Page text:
Evert asks: Why do we feel protective of our sisters, daughters, and future wives, but take all that we can get from our girlfriends? Would we want our future wives to be doing what we are doing with our girlfriends right now? He brings up points that are too rarely brought up in chastity talks. If you love someone, you want what is best for them. You are not just staying pure to protect yourself. You are doing it to protect the physical and spiritual well-being of your future wife and whomever you might be dating right now.

Evert brings up points that ideally would be a part of the continual conversation between fathers and their sons in the years leading up to and through the onset of dating. Guys need to know why they should wait, and tools they can use to help them to remain pure. They need to know that girls value purity in a man and are actually more attracted to gentlemen who treat them like ladies. And they need to know that birth control does not offer complete protection from sexually transmitted diseases or pregnancy.

For the young man who has not received the message that his body is a temple of the Holy Spirit, this little book might be the eye opener that helps to saves him from the heartache that comes with empty sexual experiences and the possible consequences thereof. I would recommend putting this book out among teenage youth groups, in conjunction with the availability of a counselor who could talk to the boys about the questions they might have.

For teenage boys who have received all this information from their parents already, this could be used as an added reinforcement. For pre-teen boys who have not yet been exposed to the dating world, I would recommend previewing the book to decide if the material is appropriate.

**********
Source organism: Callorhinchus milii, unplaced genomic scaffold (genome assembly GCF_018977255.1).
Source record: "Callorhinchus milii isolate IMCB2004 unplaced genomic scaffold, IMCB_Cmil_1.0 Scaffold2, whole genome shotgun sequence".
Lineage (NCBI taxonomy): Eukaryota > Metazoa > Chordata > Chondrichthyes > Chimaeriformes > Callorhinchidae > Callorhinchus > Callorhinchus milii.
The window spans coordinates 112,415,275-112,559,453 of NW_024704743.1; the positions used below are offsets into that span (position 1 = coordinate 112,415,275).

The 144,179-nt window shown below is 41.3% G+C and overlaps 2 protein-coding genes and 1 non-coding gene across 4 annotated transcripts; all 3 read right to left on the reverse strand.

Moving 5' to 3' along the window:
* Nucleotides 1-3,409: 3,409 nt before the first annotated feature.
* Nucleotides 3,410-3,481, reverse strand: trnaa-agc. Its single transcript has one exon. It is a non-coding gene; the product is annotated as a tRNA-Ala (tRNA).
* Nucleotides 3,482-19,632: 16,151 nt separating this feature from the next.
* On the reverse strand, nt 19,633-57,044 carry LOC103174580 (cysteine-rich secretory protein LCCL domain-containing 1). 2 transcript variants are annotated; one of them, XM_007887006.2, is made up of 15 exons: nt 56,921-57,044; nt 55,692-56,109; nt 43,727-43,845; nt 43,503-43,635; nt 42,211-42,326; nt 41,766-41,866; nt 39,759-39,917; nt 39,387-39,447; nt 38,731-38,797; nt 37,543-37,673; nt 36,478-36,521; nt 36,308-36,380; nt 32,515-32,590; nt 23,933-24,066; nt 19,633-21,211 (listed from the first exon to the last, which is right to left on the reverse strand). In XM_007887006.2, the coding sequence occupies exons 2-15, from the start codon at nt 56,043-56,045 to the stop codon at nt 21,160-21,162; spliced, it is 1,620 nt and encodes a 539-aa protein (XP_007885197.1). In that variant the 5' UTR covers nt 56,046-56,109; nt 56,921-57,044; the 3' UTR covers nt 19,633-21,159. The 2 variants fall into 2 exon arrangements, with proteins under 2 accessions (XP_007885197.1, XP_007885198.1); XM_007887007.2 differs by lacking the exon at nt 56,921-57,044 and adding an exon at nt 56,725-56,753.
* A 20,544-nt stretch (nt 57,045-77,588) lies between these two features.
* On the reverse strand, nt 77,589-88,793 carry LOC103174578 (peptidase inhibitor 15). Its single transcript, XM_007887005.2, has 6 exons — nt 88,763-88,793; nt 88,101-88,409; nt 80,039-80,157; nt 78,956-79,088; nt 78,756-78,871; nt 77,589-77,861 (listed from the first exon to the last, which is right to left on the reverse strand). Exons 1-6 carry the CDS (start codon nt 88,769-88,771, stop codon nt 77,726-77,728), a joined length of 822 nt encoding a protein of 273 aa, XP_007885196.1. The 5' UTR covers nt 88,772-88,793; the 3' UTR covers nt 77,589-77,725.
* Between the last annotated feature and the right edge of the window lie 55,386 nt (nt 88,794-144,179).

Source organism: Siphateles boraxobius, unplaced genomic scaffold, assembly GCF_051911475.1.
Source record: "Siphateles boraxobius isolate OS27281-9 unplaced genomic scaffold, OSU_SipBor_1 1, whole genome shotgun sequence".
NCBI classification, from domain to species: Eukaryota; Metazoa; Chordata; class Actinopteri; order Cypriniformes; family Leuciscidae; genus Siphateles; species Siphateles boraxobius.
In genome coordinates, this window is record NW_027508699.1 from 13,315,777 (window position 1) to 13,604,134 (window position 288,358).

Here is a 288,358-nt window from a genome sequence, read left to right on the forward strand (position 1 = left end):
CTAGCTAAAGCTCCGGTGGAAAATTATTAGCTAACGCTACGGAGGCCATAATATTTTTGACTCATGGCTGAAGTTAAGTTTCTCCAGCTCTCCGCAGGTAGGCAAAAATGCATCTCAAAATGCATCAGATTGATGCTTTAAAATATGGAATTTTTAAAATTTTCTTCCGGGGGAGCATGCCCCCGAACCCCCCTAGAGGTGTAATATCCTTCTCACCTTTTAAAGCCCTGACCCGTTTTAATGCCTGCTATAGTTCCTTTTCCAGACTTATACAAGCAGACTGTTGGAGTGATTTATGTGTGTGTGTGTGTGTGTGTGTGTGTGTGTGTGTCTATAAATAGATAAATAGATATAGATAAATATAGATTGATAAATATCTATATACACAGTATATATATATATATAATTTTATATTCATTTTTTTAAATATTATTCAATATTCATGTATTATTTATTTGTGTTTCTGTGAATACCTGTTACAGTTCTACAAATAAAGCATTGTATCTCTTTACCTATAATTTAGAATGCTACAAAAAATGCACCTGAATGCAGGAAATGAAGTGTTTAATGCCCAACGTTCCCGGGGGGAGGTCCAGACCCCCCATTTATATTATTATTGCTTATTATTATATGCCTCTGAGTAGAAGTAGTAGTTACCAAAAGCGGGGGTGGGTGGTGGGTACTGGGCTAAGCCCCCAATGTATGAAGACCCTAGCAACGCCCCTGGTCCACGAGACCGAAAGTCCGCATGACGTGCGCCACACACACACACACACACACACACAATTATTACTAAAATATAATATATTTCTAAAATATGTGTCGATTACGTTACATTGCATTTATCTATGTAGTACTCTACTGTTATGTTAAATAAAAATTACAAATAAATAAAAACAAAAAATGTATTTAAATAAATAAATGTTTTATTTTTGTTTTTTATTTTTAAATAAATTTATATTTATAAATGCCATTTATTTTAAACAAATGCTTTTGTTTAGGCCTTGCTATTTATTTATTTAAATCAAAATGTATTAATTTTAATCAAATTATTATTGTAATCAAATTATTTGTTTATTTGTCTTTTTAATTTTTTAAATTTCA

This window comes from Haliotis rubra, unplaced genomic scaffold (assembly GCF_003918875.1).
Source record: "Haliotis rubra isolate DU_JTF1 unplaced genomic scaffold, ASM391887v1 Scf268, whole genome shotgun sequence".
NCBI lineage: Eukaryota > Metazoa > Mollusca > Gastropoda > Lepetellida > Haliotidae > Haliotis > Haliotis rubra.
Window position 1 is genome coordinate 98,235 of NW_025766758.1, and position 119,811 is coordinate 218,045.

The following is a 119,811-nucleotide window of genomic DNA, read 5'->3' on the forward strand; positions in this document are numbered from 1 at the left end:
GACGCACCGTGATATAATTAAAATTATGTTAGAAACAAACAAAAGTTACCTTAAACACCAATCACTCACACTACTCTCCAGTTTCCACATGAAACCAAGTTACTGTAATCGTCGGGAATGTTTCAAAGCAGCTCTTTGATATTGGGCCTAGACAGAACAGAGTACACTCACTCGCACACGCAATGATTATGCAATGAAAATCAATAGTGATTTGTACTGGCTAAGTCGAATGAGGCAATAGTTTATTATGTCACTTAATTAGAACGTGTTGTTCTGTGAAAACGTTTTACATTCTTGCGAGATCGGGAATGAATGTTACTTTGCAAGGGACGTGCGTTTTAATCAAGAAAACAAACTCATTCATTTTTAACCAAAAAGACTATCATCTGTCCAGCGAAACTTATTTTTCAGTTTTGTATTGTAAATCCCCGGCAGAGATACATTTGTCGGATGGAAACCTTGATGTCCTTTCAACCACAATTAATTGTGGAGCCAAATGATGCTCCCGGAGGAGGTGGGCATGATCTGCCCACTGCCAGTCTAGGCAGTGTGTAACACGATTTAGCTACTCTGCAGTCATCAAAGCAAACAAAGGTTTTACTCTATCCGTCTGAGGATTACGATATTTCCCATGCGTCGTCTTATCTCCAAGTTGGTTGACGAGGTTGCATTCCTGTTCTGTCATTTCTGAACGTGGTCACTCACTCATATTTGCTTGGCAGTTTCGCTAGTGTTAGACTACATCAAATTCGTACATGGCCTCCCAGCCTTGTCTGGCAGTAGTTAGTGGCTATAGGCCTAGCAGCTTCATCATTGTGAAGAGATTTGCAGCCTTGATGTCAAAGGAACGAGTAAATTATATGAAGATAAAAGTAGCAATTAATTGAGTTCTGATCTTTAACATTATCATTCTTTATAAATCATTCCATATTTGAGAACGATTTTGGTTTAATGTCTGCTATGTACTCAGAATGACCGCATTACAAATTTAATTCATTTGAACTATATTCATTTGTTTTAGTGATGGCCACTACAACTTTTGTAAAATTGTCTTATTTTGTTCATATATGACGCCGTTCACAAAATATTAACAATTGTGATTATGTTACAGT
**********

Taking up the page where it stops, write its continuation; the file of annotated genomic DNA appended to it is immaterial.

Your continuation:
You may also enjoy my review of Pure Womanhood by Crystalina Evert.

This review was written as part of the Catholic Company reviewer program. For ordering information please visit their website.

Saturday, September 19, 2009

Just Call Me Jonah

Last year I wrote several posts putting down volunteerism in general. After being very involved for several years volunteering in different arenas, I decided to take a firm stand and do absolutely no volunteering while I had a newborn at home. I really felt comfortable and free, and it became easier and easier for me to say no.

Somewhere along the line I started to get my energy back, and to feel I could take on more challenges. I guess it was around the time we started actually sleeping through the whole night. My youngest was about 18 months old then. It took about 6 months to catch up on all the sleep I had missed, and by the time she was 2 I felt ready to take on the whole world again.

I signed up to teach my daughter’s 8th grade Catechism class, and have been reading The Catechism of the Catholic Church over the summer, in addition to the regular textbook. I picked the earliest Saturday morning slot because I didn’t want it to interfere with softball or cross country after school, or softball games later on Saturdays. I was lounging in the pool or on the beach for half the summer, and the whole task of getting ready for this seemed pretty daunting to me, when I got a request to do something else in addition to this.